"If you think the current level of market volatility is high, it will get a lot worse if Britain votes for Brexit next week. It's not a panic yet but there are clearly signs of stress in the (City of London) and the wider markets. Traders are getting nervous and for good reason," Andrew Edwards, CEO of spread better ETX Capital, said in a morning note.
"Several recent polls suggest Britain will head for the exits - the latest survey gives leave a 7-point lead."
U.S. stocks closed lower Tuesday, amid declines in oil prices. On Wednesday morning, European stocks traded higher after a rocky start and in Asia, Chinese markets led gains in a mixed session, shrugging off a decision by stock index provider MSCI on Tuesday to delay inclusion of mainland-traded Chinese A shares in its key emerging market index.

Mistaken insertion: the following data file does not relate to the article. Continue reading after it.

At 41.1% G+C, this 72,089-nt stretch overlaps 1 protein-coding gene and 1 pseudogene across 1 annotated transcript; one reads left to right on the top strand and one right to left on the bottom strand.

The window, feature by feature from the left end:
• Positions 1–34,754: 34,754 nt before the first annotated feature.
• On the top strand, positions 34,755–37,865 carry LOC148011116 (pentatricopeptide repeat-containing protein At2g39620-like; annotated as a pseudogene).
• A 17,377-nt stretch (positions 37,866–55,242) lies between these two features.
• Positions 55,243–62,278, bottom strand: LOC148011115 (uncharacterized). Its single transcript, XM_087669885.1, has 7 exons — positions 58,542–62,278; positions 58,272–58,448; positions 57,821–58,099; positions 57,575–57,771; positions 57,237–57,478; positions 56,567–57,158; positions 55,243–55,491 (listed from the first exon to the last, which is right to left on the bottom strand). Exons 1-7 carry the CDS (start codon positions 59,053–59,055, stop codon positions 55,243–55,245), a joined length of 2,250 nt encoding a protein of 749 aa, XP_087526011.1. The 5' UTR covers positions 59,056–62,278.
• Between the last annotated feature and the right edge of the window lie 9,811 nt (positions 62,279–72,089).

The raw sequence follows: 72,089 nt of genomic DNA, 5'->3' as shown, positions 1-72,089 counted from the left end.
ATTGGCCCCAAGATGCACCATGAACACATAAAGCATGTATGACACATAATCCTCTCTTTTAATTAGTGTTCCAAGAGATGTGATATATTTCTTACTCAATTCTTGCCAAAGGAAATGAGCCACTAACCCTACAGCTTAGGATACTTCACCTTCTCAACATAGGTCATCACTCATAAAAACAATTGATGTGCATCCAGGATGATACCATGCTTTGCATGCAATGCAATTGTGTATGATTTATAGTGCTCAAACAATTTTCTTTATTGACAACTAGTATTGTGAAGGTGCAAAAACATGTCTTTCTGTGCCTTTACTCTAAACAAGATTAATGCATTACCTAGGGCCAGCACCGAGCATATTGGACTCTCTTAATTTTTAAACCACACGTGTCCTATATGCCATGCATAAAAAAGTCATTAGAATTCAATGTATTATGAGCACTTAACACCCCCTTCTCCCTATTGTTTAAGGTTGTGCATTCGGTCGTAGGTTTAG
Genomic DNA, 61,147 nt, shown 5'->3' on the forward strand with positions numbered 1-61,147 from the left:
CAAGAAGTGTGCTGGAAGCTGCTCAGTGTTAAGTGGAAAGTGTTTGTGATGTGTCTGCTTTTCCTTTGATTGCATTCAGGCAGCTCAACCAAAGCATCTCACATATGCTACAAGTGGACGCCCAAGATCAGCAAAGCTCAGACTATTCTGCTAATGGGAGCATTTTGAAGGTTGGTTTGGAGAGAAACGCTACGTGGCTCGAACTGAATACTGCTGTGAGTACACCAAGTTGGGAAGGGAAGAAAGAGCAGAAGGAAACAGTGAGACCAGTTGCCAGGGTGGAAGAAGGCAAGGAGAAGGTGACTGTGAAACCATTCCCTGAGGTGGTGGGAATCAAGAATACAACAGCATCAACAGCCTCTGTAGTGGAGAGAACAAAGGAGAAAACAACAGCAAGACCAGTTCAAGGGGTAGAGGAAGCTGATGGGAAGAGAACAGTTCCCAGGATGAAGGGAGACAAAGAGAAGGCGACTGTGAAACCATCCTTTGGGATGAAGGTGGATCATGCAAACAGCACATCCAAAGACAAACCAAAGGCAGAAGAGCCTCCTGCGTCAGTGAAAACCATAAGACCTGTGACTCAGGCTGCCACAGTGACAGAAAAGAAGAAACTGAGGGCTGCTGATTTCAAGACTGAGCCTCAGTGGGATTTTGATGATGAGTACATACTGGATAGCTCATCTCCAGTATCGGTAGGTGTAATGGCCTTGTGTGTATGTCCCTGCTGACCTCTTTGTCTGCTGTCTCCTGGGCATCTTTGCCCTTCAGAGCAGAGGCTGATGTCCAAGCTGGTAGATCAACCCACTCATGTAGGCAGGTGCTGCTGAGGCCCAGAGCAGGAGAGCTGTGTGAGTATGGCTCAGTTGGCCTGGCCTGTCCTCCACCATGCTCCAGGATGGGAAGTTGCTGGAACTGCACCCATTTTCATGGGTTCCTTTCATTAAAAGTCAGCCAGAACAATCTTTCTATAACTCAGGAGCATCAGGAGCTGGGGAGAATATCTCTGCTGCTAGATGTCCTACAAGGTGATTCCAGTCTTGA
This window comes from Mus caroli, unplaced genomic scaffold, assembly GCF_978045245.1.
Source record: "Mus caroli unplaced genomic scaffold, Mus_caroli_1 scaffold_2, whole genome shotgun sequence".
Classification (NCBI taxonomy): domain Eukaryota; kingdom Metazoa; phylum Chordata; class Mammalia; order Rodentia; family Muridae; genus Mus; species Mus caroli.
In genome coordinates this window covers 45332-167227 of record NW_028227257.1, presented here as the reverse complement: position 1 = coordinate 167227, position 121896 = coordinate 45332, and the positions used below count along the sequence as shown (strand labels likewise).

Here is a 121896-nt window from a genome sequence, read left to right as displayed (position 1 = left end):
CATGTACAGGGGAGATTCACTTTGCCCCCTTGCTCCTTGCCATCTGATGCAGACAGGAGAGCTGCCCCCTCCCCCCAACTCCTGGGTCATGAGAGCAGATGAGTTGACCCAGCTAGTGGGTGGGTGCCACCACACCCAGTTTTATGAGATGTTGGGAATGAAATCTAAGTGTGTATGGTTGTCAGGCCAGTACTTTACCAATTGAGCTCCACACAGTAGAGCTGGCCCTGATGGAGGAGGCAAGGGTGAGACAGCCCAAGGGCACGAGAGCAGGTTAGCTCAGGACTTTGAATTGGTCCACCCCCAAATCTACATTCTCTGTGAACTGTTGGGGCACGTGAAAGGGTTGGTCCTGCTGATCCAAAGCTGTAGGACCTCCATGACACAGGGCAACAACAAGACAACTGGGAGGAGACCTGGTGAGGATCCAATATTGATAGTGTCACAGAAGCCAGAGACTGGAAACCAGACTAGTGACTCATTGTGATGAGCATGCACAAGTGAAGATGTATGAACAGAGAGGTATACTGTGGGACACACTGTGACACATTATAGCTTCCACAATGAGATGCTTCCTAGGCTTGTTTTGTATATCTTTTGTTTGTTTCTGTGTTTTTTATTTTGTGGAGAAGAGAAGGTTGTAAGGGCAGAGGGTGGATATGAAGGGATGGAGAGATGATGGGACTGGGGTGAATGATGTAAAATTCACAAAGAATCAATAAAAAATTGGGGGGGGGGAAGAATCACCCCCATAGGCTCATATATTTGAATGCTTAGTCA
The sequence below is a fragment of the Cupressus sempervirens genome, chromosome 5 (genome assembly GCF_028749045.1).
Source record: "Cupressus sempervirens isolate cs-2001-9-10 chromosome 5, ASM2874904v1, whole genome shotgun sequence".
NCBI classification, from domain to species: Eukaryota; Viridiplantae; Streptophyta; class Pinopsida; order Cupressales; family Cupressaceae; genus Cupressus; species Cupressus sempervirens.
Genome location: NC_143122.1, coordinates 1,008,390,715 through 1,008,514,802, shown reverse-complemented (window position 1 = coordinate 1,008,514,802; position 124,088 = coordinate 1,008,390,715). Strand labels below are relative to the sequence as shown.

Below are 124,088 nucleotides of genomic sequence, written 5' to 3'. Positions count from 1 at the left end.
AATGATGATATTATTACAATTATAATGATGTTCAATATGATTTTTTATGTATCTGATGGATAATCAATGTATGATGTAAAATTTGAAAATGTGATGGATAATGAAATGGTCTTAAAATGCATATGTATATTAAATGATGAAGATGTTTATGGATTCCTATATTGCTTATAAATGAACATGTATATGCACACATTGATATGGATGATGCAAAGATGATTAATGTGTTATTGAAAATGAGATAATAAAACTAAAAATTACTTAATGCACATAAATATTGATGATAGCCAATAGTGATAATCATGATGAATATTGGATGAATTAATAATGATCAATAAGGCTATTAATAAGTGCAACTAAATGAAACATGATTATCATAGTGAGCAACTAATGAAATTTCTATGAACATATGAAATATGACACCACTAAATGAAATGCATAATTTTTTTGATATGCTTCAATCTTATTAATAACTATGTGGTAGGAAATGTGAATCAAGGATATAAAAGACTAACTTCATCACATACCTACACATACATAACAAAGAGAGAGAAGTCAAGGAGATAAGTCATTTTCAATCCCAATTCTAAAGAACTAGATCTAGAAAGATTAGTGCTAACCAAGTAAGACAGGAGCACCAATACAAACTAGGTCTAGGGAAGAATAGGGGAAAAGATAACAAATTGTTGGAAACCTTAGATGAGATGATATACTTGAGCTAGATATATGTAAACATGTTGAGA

Back in the U.S., traders monitored fresh data with May PPI and an Empire State survey both coming in better than expected.
The producer price index rose a slightly more-than-expected 0.4 percent in May, following a 0.2 percent rise the prior month, the Labor Department said. In the 12 months through May, PPI fell 0.1 percent after being unchanged in April.
The core PPI that excludes food, energy and trade services fell 0.1 percent last month after rising 0.3 percent in April, for a 0.8 percent rise in the 12 months through May.
The June 2016 Empire State Manufacturing Survey rose to 6.0 from a negative 9 print last month.
Industrial production numbers showed a decline of 0.4 percent in May and April's figure was revised lower to show a 0.6 percent increase versus the previously reported 0.7 percent. May capacity utilization edged lower from the prior month to 74.9 percent.
Fed Chair Janet Yellen's press briefing will take place at 2:30 p.m. ET and TIC data will be released at 4 p.m. ET.
—CNBC's Patti Domm and Saheli Roy Choudhury contributed to this article.